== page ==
Movember is halfway over—and from pencil-thin caterpillars to handlebar styles, moustaches of all shapes and sizes are sprouting up on faces on campus. But as we see more facial hair grow, we can’t help but wonder: Is Movember accomplishing the goals it was created to achieve? Is it rais- ing money for prostate cancer research, or is it just becoming a reason for men to grow a mo?
As a part of the global Movember movement, Canada has earned the most money so far. According to Movember. com, Canadians raised $22.3 million last year and over $17 million in this year’s campaign so far, the majority of which goes to Prostate Cancer Canada (PCC) and The Movember Foundation.
Yet many of us know men who are growing a moustache in “support” of the cause who don’t ask for donations or pledges. People can also donate to the campaign by going to end-of-the-month Movember parties—but once again, we ask: Is this being done in the name of cancer research? Or are bars and clubs just cashing in on the event to make money on drinks?
The problem we have with Movember—which is a good idea in principle—is how the campaign has evolved. The idea that a man’s exposure to prostate cancer, which will claim 4,100 lives this year, could be reduced by men choosing not to shave trivializes the life-threatening disease.
According to PCC, one in seven men will be diagnosed with prostate cancer in their lifetime. This means serious busi ness for men—and it’s serious business for women who, if they want to support the cause, have limited options.
A woman can support her male friends financially or draw a moustache on her finger and put it on top of her lip. Or—as our mostly female editorial board learned when we went online to find out more about the cause—we could have sex with moustached men.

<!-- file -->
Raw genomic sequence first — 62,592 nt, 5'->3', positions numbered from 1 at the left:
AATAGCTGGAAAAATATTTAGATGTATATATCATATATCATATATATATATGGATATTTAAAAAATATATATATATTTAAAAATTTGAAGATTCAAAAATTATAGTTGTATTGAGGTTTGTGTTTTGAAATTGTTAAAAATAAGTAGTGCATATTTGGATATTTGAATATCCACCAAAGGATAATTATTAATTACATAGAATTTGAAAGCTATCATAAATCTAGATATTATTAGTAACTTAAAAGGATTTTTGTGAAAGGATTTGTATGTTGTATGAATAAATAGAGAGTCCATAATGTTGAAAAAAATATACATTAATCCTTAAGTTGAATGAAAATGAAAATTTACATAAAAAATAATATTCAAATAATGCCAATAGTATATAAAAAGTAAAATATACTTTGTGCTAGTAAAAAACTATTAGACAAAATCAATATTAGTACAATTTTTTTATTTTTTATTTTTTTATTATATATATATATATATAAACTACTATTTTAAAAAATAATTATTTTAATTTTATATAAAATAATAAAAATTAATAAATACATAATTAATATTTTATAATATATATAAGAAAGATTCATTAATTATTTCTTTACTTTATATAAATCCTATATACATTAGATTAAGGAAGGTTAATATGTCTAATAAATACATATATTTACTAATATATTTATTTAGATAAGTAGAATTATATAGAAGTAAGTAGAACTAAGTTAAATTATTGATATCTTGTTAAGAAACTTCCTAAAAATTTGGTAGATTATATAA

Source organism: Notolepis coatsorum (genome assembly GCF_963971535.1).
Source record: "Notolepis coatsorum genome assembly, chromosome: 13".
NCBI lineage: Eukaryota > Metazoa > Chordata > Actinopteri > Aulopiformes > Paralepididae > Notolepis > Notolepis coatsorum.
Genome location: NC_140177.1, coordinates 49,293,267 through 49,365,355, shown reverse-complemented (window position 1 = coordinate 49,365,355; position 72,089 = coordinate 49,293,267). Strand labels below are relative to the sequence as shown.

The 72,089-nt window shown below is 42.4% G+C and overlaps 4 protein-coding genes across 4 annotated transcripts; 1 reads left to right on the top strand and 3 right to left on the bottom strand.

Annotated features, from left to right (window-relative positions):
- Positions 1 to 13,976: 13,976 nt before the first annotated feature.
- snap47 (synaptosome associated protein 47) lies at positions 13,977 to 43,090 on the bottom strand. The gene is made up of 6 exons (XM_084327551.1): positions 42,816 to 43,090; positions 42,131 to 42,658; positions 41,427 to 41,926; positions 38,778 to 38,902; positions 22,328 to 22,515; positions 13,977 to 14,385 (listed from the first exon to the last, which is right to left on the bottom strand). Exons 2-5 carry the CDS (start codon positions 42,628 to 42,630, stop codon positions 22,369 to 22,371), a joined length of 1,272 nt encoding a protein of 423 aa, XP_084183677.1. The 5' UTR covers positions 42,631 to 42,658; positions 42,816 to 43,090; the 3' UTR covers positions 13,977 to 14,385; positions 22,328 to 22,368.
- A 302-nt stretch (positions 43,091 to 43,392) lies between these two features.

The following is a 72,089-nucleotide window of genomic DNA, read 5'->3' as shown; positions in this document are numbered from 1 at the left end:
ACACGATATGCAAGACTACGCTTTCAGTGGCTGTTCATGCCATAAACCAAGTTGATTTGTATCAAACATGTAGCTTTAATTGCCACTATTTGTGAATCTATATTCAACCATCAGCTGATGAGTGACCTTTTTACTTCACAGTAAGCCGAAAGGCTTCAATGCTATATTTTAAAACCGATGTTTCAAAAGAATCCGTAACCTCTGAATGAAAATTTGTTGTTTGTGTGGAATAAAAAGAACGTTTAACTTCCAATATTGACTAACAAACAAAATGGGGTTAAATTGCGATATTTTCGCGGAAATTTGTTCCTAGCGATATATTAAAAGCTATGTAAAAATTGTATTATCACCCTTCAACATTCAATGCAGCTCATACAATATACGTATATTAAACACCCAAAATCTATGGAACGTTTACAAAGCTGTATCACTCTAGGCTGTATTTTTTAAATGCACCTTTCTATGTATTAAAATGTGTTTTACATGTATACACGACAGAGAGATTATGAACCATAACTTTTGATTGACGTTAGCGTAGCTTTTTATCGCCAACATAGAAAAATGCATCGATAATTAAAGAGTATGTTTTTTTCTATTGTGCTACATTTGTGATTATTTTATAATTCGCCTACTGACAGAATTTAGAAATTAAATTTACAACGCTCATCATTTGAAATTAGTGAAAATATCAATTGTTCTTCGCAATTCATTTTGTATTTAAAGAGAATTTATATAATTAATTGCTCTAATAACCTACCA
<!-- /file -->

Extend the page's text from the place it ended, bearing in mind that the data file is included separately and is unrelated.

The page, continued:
That’s right—a clip on YouTube.com, with over one million views, involves women telling other women that in or- der to support prostate cancer, we should use the only thing we’re apparently good for: Our vaginas.
Obviously the clip is meant to be co- medic, but once again, it trivializes the disease (as well as women’s issues at large, stating “You’re not a whore if it’s for charity!”).
Some people argue that even if the moustaches aren’t getting money out of all the participants, at least the campaign is raising awareness.
Granted, awareness is important in that we can’t fix a problem we don’t know exists, but awareness alone isn’t enough to make an impact on disease.
When we think about awareness, we usually think about being aware of social phenomena—like being aware animal cruelty exists or that our words aren’t politically correct. Awareness is impor- tant when we need to change society’s attitudes about something, but when it comes to disease, we need more than that—we need education.
Education can happen through various channels. Through health programs for young adults, organized school curriculums, or government-organized initiatives, we could educate Canadians about cancer.
All of these initiatives require fund- ing for prostate cancer studies—the primary, though perhaps misinterpreted, goal of Movember. But education can also be free. Educating others can be as simple as men supporting Movember by talking about the issues surrounding prostate cancer.
We’re not against having fun while supporting a cause. We are, however, against the trivialization of a life-threatening disease. The “fun” in “fundraising” should be happening while the goal of the movement succeeds, not in spite of it.
Out of the $22.3 million that was raised last year, only two per cent went to men’s health awareness and educa- tion. When we hear about the “walking billboards” these men’s faces become throughout November, it means very little if moustached men don’t think seri- ously about why they’re sporting mous- taches.
When it comes to diseases, we need to do more than make people aware they exist: We need education, research, and a cure.
So we’re calling out to everyone who’s supporting the Movember movement— be the change you want to see. Educate yourself on the issues surrounding male health. Share your reasons for partici- pating with your friends. Because to jump on the moustache bandwagon without actually supporting the cause doesn’t help anyone.
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